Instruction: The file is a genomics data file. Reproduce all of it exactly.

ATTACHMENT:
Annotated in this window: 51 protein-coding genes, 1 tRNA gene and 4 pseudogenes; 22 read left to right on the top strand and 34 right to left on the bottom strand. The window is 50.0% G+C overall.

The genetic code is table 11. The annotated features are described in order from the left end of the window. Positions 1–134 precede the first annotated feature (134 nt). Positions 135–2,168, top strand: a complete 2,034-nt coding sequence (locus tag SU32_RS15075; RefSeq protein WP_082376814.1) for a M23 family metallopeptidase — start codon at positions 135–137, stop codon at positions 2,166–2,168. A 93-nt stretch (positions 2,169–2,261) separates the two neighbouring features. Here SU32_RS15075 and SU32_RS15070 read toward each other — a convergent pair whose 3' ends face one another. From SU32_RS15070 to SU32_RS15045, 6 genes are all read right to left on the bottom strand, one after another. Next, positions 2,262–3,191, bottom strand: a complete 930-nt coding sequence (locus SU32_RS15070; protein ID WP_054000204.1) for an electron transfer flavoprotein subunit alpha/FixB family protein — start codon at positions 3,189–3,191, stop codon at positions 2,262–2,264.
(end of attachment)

Annotated in this window: 51 protein-coding genes, 1 tRNA gene and 4 pseudogenes; 22 read left to right on the top strand and 34 right to left on the bottom strand. The window is 50.0% G+C overall.

The genetic code is table 11. The annotated features are described in order from the left end of the window. Positions 1–134 precede the first annotated feature (134 nt). Positions 135–2,168, top strand: a complete 2,034-nt coding sequence (locus tag SU32_RS15075; RefSeq protein WP_082376814.1) for a M23 family metallopeptidase — start codon at positions 135–137, stop codon at positions 2,166–2,168. A 93-nt stretch (positions 2,169–2,261) separates the two neighbouring features. Here SU32_RS15075 and SU32_RS15070 read toward each other — a convergent pair whose 3' ends face one another. From SU32_RS15070 to SU32_RS15045, 6 genes are all read right to left on the bottom strand, one after another. Next, positions 2,262–3,191, bottom strand: a complete 930-nt coding sequence (locus SU32_RS15070; protein ID WP_054000204.1) for an electron transfer flavoprotein subunit alpha/FixB family protein — start codon at positions 3,189–3,191, stop codon at positions 2,262–2,264.